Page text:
We all love chocolates, in all kinds and flavours. They’re there to comfort you when you’re sad, to satisfy your sweet tooth, to show the one you love how much you miss them and to give you a pat on the back when you truly deserve it. No matter how much we love chocolate, we still take it for granted, MSN News reports. We uncover it and start eating it so fast that we don’t sit and indulge the magical taste.
1. White chocolate isn’t really chocolate. Being made of butter and milk, it does not contain any chocolate liquor and so Under Federal Standards of Identity, “white chocolate” is just a misnomer.
2. The reason why chocolate literally melts in your mouth, is because the melting point of cocoa butter is just below the human body temperature.
3. Hawaii is the only US state that grows cacao beans to produce chocolate. Whereas American chocolate manufacturers use on average 1.5 billion pounds of milk, which is only exceeded by cheese and icecream.
4. Chocolate scientifically makes you happy. It contains phenylethylamine (PEA), a natural substance that is known to stimulate serotonin release (the happy hormone) acting as a natural anti-depressant.
5. Chocolate contains Theobromine, which suppresses coughing activity.
6. On average, a chocolate bar in the US contains eight insect pieces. “The Food Defect Action Levels”, a book published by the US Department of Health, lists unavoidable food defects allowed by FDA – like bug parts. That means that your chocolate may contain traces of nuts, and bugs.
Summary: Cocoa was originally cultivated by ancient societies in Central and South America, where it was consumed as a fermented beverage for medicinal and ceremonial purposes. Cocoa and chocolate, its fermented byproduct, are rich in flavanols—potent antioxidants associated with a reduced risk of cardiovascular disease and cancer. Two types of flavanols, called catechins and procyanidins, have been shown in experimental studies to reduce markers of inflammation and angiogenesis, two processes closely linked to cancer development. While more study is required, cocoa and chocolate have significant potential for chemoprevention as a dietary supplement.
Cocoa, the seed of the cocoa tree, is believed to have been cultivated over 3,000 years ago by native inhabitants of Central and Northern South America. These inhabitants prepared cocoa as a fermented beverage, similar to tea, which was used for medicinal and ceremonial purposes, and the beans themselves were used as a form of currency. Spanish explorers brought cocoa back to Spain in the early 1500s, and from there it spread to France, Italy, and eventually to Great Britain. In the middle of the 18th Century, chocolate manufacturing was introduced to Massachusetts using cocoa imported from the West Indies and Central America. Commercial chocolate become available in the mid-19th Century when a London company added sugar to chocolate liquor and cocoa butter.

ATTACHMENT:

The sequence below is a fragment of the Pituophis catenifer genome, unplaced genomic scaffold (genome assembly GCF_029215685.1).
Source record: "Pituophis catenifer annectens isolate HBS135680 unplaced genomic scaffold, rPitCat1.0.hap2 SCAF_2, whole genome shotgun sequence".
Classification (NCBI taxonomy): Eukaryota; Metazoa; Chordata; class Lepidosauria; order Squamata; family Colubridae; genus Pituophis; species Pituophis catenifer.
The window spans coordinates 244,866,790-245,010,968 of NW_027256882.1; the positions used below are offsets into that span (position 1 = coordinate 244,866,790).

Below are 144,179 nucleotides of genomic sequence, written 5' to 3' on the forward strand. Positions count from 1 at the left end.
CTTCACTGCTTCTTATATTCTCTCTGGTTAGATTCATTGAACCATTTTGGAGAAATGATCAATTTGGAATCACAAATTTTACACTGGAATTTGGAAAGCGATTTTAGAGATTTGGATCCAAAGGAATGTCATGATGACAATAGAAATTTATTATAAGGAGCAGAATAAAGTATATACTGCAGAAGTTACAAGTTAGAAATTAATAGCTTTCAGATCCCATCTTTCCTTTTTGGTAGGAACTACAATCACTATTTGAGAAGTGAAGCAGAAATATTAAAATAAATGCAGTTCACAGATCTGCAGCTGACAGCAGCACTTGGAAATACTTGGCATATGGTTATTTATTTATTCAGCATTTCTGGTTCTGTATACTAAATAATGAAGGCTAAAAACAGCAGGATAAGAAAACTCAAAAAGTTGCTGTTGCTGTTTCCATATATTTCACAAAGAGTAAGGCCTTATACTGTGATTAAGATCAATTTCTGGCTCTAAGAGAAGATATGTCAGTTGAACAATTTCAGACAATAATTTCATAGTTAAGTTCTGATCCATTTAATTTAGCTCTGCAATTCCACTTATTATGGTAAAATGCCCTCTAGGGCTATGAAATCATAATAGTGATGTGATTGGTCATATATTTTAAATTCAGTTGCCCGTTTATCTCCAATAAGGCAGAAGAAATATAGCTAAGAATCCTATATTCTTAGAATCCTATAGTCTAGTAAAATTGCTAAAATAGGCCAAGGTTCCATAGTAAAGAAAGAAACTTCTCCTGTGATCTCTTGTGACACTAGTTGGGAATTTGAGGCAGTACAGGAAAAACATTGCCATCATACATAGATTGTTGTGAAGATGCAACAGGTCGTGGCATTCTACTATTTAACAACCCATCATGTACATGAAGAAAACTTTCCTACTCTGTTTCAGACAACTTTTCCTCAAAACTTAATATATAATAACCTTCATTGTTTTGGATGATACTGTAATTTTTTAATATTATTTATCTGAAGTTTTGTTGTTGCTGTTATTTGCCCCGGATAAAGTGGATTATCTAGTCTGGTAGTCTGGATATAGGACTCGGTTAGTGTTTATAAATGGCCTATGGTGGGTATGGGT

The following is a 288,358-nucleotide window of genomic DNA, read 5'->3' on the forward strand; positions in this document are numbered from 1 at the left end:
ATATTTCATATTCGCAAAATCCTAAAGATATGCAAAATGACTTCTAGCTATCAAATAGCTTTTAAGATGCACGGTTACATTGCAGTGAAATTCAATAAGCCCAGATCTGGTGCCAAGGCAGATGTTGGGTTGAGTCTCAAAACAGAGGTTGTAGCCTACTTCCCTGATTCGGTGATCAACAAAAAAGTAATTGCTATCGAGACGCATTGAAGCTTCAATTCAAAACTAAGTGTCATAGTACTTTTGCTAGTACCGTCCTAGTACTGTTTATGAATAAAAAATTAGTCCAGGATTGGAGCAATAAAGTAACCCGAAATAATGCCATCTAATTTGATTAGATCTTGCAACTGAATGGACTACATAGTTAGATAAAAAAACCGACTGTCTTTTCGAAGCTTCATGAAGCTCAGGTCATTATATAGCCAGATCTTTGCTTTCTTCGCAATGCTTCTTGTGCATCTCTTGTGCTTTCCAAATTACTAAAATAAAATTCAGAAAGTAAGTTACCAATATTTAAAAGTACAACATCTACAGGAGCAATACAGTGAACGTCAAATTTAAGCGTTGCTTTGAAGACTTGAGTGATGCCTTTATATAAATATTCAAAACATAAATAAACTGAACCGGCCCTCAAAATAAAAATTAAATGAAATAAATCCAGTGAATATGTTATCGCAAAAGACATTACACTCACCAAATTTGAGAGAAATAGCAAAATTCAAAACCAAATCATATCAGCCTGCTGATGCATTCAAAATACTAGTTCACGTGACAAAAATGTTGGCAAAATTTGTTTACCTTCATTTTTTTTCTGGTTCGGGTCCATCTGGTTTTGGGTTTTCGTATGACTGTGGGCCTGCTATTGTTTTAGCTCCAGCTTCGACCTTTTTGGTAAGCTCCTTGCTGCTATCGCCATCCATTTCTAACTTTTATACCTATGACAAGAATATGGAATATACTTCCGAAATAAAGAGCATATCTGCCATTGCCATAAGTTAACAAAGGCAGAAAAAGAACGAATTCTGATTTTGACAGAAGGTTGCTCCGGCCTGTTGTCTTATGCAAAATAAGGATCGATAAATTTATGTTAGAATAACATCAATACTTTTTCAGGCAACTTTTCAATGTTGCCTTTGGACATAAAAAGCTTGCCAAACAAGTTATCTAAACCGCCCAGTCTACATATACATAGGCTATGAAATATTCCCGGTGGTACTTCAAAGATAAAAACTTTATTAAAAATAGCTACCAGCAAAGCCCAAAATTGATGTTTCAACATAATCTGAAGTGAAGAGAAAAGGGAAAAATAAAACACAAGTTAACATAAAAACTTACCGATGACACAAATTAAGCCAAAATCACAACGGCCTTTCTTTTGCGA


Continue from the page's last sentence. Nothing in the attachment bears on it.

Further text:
Chocolate, the fermented byproduct from processed cocoa, contains high levels of bioactive flavanoids (polyphenols) that are formed during the fermentation process. Two flavanoids in particular, catechins and procyanidins, are highly concentrated in dark chocolate and cocoa powder. Observational studies indicate that catechins and procyanidins derived from green tea, red wine and soy may protect against a number of chronic diseases, notably cardiovascular disease and cancer.
Derek Lanter clearly remembers his first date with the “dark side.” In 2001 he was living in Berkeley, Calif., when Scharffen Berger, the company that reputedly makes America’s finest dark chocolate, was setting up its operation there. He and a friend decided to visit Scharffen Berger’s factory for a tour and tasting.
“Having worked with coffee as a buyer and roaster for Uncommon Grounds Coffee Co., I had experience processing coffee beans and evaluating the brew made from them, but that was the first time I saw cacao beans being roasted, ground and manufactured into chocolate,” Lanter recalled.
“Scharffen Berger was using beans from Colombia, Madagascar, Ecuador, Ghana and Indonesia. We learned about the equipment and process, and tasted chocolate at different stages and in different forms, from the roasted nib to pure cacao liquor; sweet milk chocolate; and semisweet, 62 percent; bittersweet, 70 percent; and extra-dark, 85 percent chocolate. It was such a mind-opening experience!”
Today, Lanter tastes chocolate nearly every day as the sales and marketing manager for Waialua Estate, a subsidiary of Dole Food Co. that grows 20 acres of cacao and 155 acres of coffee on Oahu’s North Shore. According to Lanter, chocolate made from locally grown cacao is being favorably compared with world-renowned brands such as Amano, Amedei, Guittard and Michel Cluizel.